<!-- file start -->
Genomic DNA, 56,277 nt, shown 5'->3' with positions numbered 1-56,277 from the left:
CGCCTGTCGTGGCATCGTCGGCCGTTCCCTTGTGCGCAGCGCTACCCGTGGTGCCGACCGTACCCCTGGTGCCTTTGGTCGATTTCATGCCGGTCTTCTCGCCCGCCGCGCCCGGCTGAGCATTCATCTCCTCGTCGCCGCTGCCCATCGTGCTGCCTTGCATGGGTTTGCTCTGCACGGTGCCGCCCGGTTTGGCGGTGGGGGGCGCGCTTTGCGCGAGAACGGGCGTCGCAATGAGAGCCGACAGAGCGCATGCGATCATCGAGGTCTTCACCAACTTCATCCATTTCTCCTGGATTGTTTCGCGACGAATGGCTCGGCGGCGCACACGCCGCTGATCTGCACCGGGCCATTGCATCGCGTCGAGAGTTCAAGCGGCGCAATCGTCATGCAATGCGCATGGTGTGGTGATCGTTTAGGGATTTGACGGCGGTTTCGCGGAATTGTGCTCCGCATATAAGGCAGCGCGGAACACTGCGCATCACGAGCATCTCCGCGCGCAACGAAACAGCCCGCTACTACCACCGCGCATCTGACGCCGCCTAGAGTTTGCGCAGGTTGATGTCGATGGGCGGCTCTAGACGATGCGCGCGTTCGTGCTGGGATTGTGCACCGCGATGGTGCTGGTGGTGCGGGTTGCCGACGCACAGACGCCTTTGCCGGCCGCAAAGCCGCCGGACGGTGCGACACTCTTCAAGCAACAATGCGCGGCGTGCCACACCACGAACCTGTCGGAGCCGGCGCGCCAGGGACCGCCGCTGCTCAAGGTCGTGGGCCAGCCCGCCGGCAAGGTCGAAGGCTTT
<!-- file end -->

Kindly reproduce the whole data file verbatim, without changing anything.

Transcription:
Genomic DNA, 56,277 nt, shown 5'->3' with positions numbered 1-56,277 from the left:
CGCCTGTCGTGGCATCGTCGGCCGTTCCCTTGTGCGCAGCGCTACCCGTGGTGCCGACCGTACCCCTGGTGCCTTTGGTCGATTTCATGCCGGTCTTCTCGCCCGCCGCGCCCGGCTGAGCATTCATCTCCTCGTCGCCGCTGCCCATCGTGCTGCCTTGCATGGGTTTGCTCTGCACGGTGCCGCCCGGTTTGGCGGTGGGGGGCGCGCTTTGCGCGAGAACGGGCGTCGCAATGAGAGCCGACAGAGCGCATGCGATCATCGAGGTCTTCACCAACTTCATCCATTTCTCCTGGATTGTTTCGCGACGAATGGCTCGGCGGCGCACACGCCGCTGATCTGCACCGGGCCATTGCATCGCGTCGAGAGTTCAAGCGGCGCAATCGTCATGCAATGCGCATGGTGTGGTGATCGTTTAGGGATTTGACGGCGGTTTCGCGGAATTGTGCTCCGCATATAAGGCAGCGCGGAACACTGCGCATCACGAGCATCTCCGCGCGCAACGAAACAGCCCGCTACTACCACCGCGCATCTGACGCCGCCTAGAGTTTGCGCAGGTTGATGTCGATGGGCGGCTCTAGACGATGCGCGCGTTCGTGCTGGGATTGTGCACCGCGATGGTGCTGGTGGTGCGGGTTGCCGACGCACAGACGCCTTTGCCGGCCGCAAAGCCGCCGGACGGTGCGACACTCTTCAAGCAACAATGCGCGGCGTGCCACACCACGAACCTGTCGGAGCCGGCGCGCCAGGGACCGCCGCTGCTCAAGGTCGTGGGCCAGCCCGCCGGCAAGGTCGAAGGCTTT